Proclamation of 1763 Summary and Definition
British Proclamation of 1763 Summary and Definition: The Royal Proclamation of 1763 was issued October 7, 1763, by King George III following Great Britain's acquisition of French territory in North America following the end of the French and Indian Wars with the Peace of Paris which concluded the Seven Years' War in Europe and the French Indian War in America. The Royal Proclamation of 1763 was designed to calm the fears of Native Indians by halting the westward expansion by colonists whilst expanding the lucrative fur trade. Refer to Royal Proclamation of 1763 for the actual words and text.
Royal Proclamation of 1763 - The Fur Trade
The British had a financial reason for the Royal Proclamation of 1763. Their victory in the French and Indian Wars enabled them to monopolize the highly lucrative fur trade, also refer to Triangular Trade. They wanted to improve and expand trade further which involved the Native American Indians who lived on the frontier. The fight to monopolize the fur trade in French territory had led to the the bloody conflict known as the Beaver Wars in 1640 - 1701 against the Iroquois Confederacy.
Royal Proclamation of 1763 - The Proclamation Line
The Royal Proclamation of 1763 at the end of the French and Indian War established the controversial Proclamation Line along the Appalachian Mountains safeguarding Indian lands and territories and repaying the Native American Indians who helped the British during the war. Many of the American Indians, primarily in the Great Lakes region, had close relationships with France and were appalled to find that they were now under British control. Pontiac's Rebellion during the Pontiac War (1763–66) was an unsuccessful effort by Native American Indians to prevent Great Britain from occupying the land previously claimed by France and this hastened the implementation of the Royal Proclamation of 1763. The Royal Proclamation of 1763 was an attempt by the British crown to separate white settlements from Indian country. The colonists perceived that the Royal Proclamation of 1763 clearly demonstrated that the British King was on the side of the Indians to the detriment of the colonists.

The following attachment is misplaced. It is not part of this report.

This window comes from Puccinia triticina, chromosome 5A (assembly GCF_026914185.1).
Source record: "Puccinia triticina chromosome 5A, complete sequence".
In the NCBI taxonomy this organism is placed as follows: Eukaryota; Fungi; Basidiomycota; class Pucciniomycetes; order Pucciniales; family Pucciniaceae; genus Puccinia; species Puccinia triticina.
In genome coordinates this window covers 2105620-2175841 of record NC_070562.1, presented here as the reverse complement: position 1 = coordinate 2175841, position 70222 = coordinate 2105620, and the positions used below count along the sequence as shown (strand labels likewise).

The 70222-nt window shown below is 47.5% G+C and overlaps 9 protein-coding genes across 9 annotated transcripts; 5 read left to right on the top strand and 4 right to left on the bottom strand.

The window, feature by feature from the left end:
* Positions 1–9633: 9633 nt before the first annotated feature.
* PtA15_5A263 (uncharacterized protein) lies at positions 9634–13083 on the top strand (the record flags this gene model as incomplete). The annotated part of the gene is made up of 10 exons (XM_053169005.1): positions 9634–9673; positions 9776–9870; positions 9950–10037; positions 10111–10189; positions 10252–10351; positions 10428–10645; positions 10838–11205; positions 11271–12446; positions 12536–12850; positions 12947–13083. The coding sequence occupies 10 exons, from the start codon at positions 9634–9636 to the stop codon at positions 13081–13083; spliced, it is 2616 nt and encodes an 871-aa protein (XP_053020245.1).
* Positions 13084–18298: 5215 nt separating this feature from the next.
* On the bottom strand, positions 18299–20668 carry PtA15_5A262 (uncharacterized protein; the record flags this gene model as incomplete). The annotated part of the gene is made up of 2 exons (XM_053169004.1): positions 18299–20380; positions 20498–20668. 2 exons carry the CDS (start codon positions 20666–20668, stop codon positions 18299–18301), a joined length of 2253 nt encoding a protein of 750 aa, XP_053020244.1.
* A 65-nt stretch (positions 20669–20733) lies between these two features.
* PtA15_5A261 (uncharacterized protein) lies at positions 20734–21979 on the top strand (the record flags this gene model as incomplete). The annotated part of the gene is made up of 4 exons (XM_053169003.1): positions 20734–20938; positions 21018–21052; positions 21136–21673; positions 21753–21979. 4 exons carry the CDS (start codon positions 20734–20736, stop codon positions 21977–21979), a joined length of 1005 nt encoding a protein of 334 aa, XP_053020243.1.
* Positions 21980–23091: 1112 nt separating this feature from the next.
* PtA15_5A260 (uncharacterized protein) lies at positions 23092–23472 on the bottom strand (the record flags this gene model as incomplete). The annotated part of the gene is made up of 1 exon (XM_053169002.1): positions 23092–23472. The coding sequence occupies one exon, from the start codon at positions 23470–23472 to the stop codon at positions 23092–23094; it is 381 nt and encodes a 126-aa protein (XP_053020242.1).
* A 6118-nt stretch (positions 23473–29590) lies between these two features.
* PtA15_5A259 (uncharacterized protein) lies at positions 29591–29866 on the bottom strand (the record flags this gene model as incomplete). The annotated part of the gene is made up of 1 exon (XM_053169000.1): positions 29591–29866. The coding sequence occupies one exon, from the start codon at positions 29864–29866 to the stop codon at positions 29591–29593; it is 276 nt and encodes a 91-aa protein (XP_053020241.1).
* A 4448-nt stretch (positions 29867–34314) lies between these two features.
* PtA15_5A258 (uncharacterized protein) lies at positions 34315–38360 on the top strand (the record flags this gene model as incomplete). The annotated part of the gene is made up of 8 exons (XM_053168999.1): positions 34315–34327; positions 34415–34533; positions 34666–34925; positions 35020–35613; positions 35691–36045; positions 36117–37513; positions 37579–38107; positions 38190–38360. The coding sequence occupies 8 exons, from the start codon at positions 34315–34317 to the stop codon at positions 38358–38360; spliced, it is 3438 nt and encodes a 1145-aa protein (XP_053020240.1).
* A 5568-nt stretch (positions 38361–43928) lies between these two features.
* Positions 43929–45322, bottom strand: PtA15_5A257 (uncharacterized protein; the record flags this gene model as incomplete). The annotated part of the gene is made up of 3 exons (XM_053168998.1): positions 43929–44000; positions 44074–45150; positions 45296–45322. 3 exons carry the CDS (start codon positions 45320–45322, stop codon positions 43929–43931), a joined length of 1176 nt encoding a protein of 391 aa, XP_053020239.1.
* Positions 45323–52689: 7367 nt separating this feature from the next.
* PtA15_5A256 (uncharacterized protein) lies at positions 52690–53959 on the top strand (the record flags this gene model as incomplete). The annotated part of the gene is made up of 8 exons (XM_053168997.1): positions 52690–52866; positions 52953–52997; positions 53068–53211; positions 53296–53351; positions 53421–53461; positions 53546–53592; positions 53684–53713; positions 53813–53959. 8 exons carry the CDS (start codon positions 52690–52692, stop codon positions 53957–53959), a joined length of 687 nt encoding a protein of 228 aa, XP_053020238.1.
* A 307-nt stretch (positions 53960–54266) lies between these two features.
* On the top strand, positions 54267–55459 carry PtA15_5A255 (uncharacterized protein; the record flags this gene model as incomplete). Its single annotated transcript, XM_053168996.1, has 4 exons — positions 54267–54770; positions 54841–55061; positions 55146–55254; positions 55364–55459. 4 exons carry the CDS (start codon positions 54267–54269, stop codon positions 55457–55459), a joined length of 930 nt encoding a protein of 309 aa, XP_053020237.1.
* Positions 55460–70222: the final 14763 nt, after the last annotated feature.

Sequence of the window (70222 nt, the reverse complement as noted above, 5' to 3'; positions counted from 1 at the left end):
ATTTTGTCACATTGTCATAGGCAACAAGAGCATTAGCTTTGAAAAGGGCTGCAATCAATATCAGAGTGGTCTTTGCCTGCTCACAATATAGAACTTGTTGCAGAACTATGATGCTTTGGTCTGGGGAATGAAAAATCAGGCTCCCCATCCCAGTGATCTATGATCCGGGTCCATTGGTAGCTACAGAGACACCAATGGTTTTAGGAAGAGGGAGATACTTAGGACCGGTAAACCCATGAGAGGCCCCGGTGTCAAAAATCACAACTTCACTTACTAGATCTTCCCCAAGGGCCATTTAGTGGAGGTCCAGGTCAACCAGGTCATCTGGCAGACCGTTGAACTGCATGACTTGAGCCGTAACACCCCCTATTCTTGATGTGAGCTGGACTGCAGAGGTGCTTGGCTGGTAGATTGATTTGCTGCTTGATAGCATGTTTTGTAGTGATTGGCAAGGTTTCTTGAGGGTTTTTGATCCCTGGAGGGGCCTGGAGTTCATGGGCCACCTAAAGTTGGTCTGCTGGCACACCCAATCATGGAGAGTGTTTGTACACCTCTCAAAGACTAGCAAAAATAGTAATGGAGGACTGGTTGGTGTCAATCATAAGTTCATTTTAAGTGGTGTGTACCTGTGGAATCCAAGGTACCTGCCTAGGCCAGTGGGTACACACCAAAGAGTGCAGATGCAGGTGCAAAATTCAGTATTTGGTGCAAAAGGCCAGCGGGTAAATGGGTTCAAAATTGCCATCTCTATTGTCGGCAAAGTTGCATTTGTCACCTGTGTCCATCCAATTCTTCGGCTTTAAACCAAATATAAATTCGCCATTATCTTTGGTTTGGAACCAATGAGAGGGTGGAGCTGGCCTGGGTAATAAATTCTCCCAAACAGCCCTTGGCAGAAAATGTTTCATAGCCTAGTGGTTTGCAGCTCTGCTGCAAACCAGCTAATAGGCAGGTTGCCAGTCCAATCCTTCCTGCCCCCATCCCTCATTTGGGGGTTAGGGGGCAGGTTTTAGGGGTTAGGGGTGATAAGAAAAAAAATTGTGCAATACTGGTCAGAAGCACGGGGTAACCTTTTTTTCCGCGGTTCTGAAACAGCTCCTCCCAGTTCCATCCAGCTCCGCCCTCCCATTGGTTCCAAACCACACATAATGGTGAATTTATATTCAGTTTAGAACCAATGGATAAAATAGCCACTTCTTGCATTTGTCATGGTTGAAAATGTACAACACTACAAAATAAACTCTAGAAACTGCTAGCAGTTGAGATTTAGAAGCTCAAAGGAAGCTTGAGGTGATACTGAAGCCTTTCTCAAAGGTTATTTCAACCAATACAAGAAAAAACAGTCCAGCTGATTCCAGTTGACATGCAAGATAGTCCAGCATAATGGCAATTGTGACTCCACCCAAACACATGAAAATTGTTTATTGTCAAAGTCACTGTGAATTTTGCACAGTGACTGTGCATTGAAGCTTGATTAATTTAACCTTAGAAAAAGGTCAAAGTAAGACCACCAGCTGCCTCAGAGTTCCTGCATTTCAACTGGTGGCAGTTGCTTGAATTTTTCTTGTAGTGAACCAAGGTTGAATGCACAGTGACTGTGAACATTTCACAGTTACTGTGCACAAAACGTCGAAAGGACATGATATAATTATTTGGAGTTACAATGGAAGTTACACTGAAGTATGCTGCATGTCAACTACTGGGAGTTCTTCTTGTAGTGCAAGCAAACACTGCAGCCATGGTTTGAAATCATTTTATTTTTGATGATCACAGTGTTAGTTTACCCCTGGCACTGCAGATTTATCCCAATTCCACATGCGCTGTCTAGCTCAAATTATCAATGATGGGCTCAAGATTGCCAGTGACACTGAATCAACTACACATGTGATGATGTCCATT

Royal Proclamation of 1763 - Manning the Proclamation Line
The introduction of the massive boundary, which was the Proclamation Line, would require the establishment and the manning of posts along the border. A costly venture which the British administration argued was for the defence of the colonists. It was therefore deemed that the costs should be paid for by the colonies. From the perspective of the colonists this amounted to a tax to pay for a boundary to lands that was against the interests of the British Colonies.